How Many Genders?
James Talarico currently serves on the Texas House of Representative’s Public Education and the Juvenile Justice and Family Issues committees. He claims that there are six. In New York, it’s 32, In California about 18. You can self-identify as any of them and change that identification daily if you want. It’s fungible – a lot like race.
I say that there are 2 genders, but I’m not woke. Beyond that you enter the world of the ‘freak’.
Will Sucker Punches turn into Stabbings?
(NY Post) Random sucker punches against the elderly and infirm and against children, carried out by inner city people, has been a trend in New York City all year. The link above (h/t Claudio) underscores the fact. However, now that Black Lives Matter is pursuing the “right to stab” as a basic human need, will that replace sucker punching?
Most bullet proof vests, which are illegal in New York, are not knife proof anyway, unless we’re talking about the trauma plates which will turn a knife blade.
Britain’s House of Commons adopted a resolution yesterday (full text of debate and resolution) declaring that China has committed genocide in its treatment of the Uyghurs.
The Resolution reads:That this House believes that Uyghurs and other ethnic and religious minorities in the Xinjiang Uyghur Autonomous Region are suffering crimes against humanity and genocide; and calls on the Government to act to fulfil its obligations under the Convention on the Prevention and Punishment of Genocide and all relevant instruments of international law to bring it to an end.
Reuters reports on Parliament’s action.
Oh, I do get it. The Uyghurs, who are Muslims, would on the basis of their faith alone, love to see “me” dead. It’s simply what Islam teaches (convert or die). I don’t see much outrage in the Islamic world against Uyghur concentration camps and forced labor. Why is that?
I live in the dry, Southwestern US, where water is critical to living. True, where I physically live, there are few water users and no impending doom. Others have a different problem.
The situation is most urgent in California…oops, which currently faces “extreme or exceptional” drought conditions. California’s reservoirs are half-empty at the end of the rainy season. The Sierra snowpack sits at 60% of normal. In March 2021, federal and state agencies that oversee California’s Central Valley Project and State Water Project – regional water systems that each cover hundreds of miles – issued “remarkably bleak warnings” about cutbacks to farmers’ water allocations. One of this blog’s readers, Marge, commented a few days or so ago on the subject. Maybe she will comment again?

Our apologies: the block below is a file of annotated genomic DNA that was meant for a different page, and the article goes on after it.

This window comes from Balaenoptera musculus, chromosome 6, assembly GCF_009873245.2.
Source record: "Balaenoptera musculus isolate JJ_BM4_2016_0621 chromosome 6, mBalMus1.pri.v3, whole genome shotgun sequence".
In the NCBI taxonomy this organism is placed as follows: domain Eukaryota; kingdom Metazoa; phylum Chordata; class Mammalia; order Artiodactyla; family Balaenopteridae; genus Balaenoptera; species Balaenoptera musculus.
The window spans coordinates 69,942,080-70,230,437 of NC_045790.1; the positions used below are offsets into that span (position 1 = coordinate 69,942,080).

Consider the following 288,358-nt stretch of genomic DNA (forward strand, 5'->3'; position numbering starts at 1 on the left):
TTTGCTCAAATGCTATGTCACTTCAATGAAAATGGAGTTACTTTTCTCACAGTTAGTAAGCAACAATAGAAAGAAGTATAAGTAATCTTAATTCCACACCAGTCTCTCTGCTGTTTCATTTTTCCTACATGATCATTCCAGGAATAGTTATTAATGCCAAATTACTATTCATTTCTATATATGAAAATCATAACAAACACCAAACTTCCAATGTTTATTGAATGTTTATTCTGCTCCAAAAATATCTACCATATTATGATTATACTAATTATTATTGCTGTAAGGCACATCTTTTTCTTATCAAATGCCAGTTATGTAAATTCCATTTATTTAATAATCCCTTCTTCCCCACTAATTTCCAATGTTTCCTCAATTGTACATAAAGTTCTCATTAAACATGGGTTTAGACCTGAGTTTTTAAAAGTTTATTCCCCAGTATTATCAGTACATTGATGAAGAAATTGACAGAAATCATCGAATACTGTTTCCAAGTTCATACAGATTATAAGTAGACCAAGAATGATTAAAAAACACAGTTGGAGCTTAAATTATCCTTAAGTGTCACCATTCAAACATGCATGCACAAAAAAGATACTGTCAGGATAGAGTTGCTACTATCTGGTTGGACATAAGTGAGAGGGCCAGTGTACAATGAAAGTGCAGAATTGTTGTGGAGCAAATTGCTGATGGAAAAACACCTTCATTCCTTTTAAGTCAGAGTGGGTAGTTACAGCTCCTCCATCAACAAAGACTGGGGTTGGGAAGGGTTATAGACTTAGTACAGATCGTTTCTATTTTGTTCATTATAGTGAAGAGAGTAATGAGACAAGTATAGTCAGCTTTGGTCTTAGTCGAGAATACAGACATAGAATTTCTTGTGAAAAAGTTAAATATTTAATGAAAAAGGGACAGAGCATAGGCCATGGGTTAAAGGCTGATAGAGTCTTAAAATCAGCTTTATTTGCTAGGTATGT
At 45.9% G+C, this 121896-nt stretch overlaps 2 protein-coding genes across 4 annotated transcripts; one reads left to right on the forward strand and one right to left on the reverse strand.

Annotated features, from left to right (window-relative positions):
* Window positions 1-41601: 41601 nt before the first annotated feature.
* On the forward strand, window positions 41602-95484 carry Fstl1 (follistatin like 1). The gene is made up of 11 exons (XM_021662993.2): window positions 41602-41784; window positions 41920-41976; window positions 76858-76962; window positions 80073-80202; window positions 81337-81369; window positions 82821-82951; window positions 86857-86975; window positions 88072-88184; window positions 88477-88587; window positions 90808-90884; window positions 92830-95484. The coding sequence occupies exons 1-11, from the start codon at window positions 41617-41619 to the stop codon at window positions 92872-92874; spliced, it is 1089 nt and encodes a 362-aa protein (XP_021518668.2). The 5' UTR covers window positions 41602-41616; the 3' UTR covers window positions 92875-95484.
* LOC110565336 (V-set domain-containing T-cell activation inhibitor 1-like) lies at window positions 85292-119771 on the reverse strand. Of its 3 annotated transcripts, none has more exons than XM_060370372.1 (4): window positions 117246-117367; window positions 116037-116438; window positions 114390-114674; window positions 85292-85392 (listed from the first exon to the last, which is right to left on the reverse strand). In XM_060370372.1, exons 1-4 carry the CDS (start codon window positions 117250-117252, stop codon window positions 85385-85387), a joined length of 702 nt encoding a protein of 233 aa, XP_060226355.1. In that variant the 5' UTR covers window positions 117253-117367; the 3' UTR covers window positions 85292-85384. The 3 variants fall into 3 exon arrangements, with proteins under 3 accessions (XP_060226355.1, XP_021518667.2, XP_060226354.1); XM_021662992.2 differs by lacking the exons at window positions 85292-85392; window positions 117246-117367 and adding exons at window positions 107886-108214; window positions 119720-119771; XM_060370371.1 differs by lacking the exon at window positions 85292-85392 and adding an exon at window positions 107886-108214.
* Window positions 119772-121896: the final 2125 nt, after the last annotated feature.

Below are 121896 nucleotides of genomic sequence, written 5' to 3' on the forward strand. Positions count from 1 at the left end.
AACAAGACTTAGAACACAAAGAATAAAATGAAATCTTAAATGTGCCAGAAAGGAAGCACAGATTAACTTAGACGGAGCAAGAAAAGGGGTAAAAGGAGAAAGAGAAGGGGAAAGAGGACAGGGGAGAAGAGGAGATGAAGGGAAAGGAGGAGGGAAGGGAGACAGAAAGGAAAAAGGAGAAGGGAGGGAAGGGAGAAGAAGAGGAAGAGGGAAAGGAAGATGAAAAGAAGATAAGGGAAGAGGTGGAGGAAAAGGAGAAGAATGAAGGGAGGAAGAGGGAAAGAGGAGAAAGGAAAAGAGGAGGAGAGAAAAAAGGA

The Colorado River Basin is mired in a drought that began in 2000. Experts disagree as to how long it could last. What’s certain is that the “Law of the River” – the body of rules, regulations and laws governing the Colorado River – has allocated more water to the states than the river reliably provides.
The 1922 Colorado River Compact allocated 7.5 million acre-feet (one acre-foot is roughly 325,000 gallons) to California, Nevada and Arizona, and another 7.5 million acre-feet to Utah, Wyoming, Colorado and New Mexico. A treaty with Mexico secured that country 1.5 million acre-feet, for a total of 16.5 million acre-feet. However, estimates based on tree ring analysis have determined that the actual yearly flow of the river over the last 1,200 years is roughly 14.6 million acre-feet.
Diversions and increased evaporation due to drought are reducing water levels in Lake Mead and Lake Powell. As of Dec. 16, 2020, both lakes were less than half full.
The Upper Basin states – Utah, Wyoming, Colorado and New Mexico – have never used their full allotment. Now, however, they want to use more water. Wyoming has several new dams on the drawing board. So does Colorado, which is also planning a new diversion from the headwaters of the Colorado River to Denver and other cities on the Rocky Mountains’ east slope.
The most controversial proposal comes from one of the nation’s fastest-growing areas: St. George, Utah, home to approximately 90,000 residents and lots of golf courses. St. George has very high water consumption rates and very low water prices. The city is proposing to augment its water supply with a 140-mile pipeline from Lake Powell, which would carry 86,000 acre-feet per year.
That’s not a lot of water, and it would not exceed Utah’s unused allocation from the Colorado River. But the six other Colorado River Basin states have protested as though St. George were asking for their firstborn child.
In a joint letter dated Sept. 8, 2020, the other states implored the Interior Department to refrain from issuing a final environmental review of the pipeline until all seven states could “reach consensus regarding legal and operational concerns.” The letter explicitly threatened a high “probability of multi-year litigation.”
How huge could it be? In 1930, Arizona sued California in an epic battle that did not end until 2006. Arizona prevailed by finally securing a fixed allocation from the water apportioned to California, Nevada and Arizona.